According to a recent report from bourse operator Singapore Exchange Limited (SGX: S68), there are some 102 companies in Singapore’s stock market with a market capitalisation above S$1 billion. These sizable companies come from a range of industries and almost all of them offer a dividend. I further narrowed down the list of 102 to the top 20 by market capitalisation and from there, I picked out the five with the highest dividend yields. The SPDR STI ETF (SGX: ES3), an exchange traded fund that mimics the fundamentals of the Straits Times Index (SGX: ^STI), could make for useful context on the…
These sizable companies come from a range of industries and almost all of them offer a dividend. I further narrowed down the list of 102 to the top 20 by market capitalisation and from there, I picked out the five with the highest dividend yields.
The SPDR STI ETF (SGX: ES3), an exchange traded fund that mimics the fundamentals of the Straits Times Index (SGX: ^STI), could make for useful context on the yields of those five billion-dollar companies. As of 23 August 2016, the SPDR STI ETF was offering a dividend yield of 3.2%.
Here’re what I found out about the five companies from Singapore Exchange’s report and elsewhere (figures as of 15 August 2016, unless otherwise stated):
- Keppel Corporation Limited (SGX: BN4) has the highest dividend yield at 5.6%. But, the marine engineering and property development conglomerate has produced negative total returns over the last one, three, and five years. Keppel Corporation had also cut its interim dividend in 2016 by 33% and warned of a long and harsh winter ahead.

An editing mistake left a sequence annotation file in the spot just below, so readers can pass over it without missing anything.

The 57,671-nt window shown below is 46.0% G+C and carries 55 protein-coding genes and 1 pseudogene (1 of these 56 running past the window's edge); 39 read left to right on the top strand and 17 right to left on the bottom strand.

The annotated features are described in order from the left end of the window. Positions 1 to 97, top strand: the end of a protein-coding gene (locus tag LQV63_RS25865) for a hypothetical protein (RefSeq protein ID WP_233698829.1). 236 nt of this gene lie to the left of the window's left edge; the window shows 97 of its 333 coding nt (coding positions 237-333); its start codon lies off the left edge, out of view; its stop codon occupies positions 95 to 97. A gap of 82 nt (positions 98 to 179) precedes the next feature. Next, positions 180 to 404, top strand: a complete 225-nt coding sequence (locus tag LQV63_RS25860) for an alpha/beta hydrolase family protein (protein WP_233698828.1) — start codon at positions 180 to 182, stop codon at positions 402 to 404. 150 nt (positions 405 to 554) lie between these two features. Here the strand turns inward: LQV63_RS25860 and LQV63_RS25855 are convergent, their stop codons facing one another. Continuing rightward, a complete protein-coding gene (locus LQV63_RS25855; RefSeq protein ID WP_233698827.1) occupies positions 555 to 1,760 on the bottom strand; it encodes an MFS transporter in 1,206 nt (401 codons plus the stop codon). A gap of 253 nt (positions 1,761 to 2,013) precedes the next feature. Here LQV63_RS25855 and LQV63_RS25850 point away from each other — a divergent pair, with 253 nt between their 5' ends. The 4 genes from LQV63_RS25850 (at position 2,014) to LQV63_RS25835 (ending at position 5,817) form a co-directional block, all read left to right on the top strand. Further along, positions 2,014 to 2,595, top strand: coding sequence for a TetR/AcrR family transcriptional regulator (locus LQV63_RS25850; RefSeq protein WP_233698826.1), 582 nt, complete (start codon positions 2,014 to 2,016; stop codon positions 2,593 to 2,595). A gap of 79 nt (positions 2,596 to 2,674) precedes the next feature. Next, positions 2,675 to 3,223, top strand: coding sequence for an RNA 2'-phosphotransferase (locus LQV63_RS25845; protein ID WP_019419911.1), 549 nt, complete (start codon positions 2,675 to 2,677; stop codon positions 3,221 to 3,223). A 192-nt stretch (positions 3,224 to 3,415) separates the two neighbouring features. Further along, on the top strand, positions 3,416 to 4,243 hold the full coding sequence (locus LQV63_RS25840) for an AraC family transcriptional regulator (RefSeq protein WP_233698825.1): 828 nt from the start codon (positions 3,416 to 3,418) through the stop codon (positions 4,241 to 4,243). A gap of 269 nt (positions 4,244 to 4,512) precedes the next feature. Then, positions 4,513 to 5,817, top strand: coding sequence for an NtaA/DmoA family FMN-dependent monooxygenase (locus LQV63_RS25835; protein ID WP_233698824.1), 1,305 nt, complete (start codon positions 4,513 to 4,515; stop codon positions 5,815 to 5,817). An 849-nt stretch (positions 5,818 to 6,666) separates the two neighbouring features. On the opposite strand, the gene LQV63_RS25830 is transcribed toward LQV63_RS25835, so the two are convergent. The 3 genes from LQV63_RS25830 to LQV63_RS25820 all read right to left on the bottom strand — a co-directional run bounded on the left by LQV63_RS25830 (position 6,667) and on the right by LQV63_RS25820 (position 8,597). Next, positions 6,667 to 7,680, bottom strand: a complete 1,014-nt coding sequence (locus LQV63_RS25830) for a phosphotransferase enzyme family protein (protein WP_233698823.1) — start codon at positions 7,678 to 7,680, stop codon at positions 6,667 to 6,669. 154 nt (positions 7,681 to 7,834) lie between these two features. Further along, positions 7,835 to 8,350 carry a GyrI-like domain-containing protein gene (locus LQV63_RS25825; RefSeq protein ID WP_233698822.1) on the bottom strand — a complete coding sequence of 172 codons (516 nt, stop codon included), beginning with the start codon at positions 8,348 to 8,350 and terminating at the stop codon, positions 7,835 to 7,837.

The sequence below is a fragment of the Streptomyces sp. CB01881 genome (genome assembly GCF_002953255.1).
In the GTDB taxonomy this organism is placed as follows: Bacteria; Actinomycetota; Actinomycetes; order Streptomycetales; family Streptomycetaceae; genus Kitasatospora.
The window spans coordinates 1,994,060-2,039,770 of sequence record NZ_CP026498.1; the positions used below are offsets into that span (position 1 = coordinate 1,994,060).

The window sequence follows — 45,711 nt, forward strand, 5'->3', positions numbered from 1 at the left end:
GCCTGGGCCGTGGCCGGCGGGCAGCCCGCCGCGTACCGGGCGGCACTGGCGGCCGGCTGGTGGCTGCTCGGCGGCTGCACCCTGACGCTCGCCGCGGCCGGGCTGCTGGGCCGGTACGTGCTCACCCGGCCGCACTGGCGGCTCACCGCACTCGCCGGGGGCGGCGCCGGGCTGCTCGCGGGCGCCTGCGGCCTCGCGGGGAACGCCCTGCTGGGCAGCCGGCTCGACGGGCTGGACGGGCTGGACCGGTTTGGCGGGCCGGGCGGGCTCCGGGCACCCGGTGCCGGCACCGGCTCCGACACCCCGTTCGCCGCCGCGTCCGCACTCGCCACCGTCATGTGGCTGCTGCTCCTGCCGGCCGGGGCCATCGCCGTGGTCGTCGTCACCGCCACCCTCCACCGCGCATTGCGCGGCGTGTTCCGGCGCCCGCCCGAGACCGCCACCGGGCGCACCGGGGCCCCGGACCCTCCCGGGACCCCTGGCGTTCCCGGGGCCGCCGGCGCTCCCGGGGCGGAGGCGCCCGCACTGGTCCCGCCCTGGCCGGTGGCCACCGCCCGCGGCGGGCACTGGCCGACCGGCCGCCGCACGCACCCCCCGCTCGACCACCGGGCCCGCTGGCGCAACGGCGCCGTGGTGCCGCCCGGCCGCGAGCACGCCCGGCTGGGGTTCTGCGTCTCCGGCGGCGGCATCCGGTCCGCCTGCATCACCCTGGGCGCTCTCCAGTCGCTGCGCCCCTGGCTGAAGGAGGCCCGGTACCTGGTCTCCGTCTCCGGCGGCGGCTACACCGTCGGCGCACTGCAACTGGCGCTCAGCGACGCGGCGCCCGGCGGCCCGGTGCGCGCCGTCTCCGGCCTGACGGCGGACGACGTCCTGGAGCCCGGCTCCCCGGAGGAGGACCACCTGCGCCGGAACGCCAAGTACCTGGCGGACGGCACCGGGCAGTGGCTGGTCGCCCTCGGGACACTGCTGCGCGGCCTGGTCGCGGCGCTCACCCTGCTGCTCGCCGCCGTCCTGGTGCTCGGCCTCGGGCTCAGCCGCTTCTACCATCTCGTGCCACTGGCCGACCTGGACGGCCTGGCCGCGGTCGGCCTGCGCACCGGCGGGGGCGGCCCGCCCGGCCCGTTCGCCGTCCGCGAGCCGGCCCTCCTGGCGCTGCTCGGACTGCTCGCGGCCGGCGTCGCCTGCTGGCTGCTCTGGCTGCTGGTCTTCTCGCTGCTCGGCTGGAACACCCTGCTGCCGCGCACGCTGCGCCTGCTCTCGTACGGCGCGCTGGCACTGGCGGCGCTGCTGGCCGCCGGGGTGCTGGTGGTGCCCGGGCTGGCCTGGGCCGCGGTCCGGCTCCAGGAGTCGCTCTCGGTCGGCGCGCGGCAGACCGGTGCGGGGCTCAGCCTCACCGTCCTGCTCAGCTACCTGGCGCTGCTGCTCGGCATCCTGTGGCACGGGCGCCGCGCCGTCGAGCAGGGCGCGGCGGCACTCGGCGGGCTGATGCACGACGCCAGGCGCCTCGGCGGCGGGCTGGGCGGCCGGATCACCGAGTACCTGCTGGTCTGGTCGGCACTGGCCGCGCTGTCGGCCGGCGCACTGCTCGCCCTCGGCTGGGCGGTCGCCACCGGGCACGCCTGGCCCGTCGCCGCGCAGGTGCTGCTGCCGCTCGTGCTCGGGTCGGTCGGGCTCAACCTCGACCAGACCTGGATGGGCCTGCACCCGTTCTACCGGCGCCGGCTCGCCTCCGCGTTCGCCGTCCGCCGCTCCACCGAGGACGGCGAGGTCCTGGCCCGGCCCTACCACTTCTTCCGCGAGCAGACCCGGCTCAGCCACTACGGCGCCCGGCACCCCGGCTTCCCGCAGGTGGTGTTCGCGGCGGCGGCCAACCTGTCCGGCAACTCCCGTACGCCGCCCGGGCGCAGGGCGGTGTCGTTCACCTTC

- The next company on the list is Oversea-Chinese Banking Corp Limited (SGX: O39), or OCBC for short. OCBC is one of Singapore’s big banking trio and has a dividend yield of 4.3%. In its latest quarter, the second-quarter of 2016, the bank kept its dividend unchanged from the year before.
- Singapore’s largest listed company, Singapore Telecommunications Limited (SGX: Z74), is also among the highest dividend payers. It offers a dividend yield of 4.1%. For its financial year ended 31 March 2016 (FY2016), Singtel’s dividend exceeded its free cash flow. Investors might want to observe if this situation persists in the future.
- Singapore Airlines Ltd (SGX: C6L) flies in with a dividend yield of 4.1% as well. For its financial year ended 31 March 2016, Singapore Airlines increased its dividend by over 100%. Investors might want to look a little further back, though. The airline operator has had a patchy long-term track record when it comes to maintaining the level of its dividend.
- Another banking giant, DBS Group Holdings Ltd (SGX: D05), rounds out our gang of five with a 4.0% dividend yield. Recently, DBS was caught by surprise when one of its customers, the oil & gas support services provider Swiber Holdings Limited (SGX: BGK), decided to file for liquidation. The latter has since backed away from the liquidation decision and filed for judicial management instead.
It turns out that the five highest yielding billion-dollar companies all have yields that exceed the broader market’s. High trailing dividend yields can look tasty for investors, but it tells us nothing about the future. It’s also worth noting that a company’s size alone does not act as a protection against dividend cuts – Keppel Corp is a good example.
As Foolish investors, we might want to put our thinking hats on to figure out whether a company – regardless of its size and trailing yield – can sustain or grow its dividend.
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The information provided is for general information purposes only and is not intended to be personalised investment or financial advice.The Motley Fool Singapore has recommended shares of Singapore Exchange. Motley Fool Singapore contributor Chin Hui Leong doesn’t own shares in any companies mentioned.